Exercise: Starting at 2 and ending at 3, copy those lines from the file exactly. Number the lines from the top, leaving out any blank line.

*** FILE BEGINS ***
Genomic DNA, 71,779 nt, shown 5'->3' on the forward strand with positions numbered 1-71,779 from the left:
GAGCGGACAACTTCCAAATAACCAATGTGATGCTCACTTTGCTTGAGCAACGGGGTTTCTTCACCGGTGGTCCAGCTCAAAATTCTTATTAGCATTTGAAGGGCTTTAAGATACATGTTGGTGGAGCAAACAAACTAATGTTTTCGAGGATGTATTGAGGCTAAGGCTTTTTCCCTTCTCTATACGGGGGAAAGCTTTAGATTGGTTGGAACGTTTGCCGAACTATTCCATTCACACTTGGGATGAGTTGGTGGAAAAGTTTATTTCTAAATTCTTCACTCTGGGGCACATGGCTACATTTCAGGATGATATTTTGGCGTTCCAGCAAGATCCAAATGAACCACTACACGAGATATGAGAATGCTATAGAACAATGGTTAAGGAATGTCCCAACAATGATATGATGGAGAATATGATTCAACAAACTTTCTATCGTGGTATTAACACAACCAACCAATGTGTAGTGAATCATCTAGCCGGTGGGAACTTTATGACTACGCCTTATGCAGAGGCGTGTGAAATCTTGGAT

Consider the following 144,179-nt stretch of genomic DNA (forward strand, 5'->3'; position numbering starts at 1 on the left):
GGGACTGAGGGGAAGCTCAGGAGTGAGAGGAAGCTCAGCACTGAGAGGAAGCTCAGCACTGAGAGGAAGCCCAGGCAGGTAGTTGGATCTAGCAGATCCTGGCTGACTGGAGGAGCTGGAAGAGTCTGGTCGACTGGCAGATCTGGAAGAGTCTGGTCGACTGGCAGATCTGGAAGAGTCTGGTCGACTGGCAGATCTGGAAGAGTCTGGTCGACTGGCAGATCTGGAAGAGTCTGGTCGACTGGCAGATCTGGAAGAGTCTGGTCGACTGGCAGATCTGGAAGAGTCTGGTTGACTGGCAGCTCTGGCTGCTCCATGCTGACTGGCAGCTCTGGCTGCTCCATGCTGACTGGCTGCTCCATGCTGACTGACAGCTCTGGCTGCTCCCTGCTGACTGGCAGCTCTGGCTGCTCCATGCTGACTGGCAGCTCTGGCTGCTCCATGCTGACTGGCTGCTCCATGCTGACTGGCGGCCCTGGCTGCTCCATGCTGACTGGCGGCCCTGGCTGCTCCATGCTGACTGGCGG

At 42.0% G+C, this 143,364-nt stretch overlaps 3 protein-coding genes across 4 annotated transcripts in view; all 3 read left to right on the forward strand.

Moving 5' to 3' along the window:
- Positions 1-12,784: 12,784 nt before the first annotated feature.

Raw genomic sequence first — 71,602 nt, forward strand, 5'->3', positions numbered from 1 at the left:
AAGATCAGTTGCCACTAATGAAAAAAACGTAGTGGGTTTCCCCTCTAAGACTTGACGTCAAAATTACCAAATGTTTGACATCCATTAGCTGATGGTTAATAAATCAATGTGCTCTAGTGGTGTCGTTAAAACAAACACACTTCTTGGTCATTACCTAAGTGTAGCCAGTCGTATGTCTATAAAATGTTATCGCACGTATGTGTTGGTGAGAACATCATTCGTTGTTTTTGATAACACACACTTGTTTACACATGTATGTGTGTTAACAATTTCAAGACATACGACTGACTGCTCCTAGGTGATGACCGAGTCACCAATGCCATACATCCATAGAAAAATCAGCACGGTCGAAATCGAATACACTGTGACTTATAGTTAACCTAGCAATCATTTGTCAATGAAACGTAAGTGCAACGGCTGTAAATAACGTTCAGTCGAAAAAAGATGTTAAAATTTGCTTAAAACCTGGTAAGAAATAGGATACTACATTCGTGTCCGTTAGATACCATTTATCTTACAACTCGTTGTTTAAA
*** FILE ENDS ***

GAGCGGACAACTTCCAAATAACCAATGTGATGCTCACTTTGCTTGAGCAACGGGGTTTCTTCACCGGTGGTCCAGCTCAAAATTCTTATTAGCATTTGAAGGGCTTTAAGATACATGTTGGTGGAGCAAACAAACTAATGTTTTCGAGGATGTATTGAGGCTAAGGCTTTTTCCCTTCTCTATACGGGGGAAAGCTTTAGATTGGTTGGAACGTTTGCCGAACTATTCCATTCACACTTGGGATGAGTTGGTGGAAAAGTTTATTTCTAAATTCTTCACTCTGGGGCACATGGCTACATTTCAGGATGATATTTTGGCGTTCCAGCAAGATCCAAATGAACCACTACACGAGATATGAGAATGCTATAGAACAATGGTTAAGGAATGTCCCAACAATGATATGATGGAGAATATGATTCAACAAACTTTCTATCGTGGTATTAACACAACCAACCAATGTGTAGTGAATCATCTAGCCGGTGGGAACTTTATGACTACGCCTTATGCAGAGGCGTGTGAAATCTTGGAT

Consider the following 144,179-nt stretch of genomic DNA (forward strand, 5'->3'; position numbering starts at 1 on the left):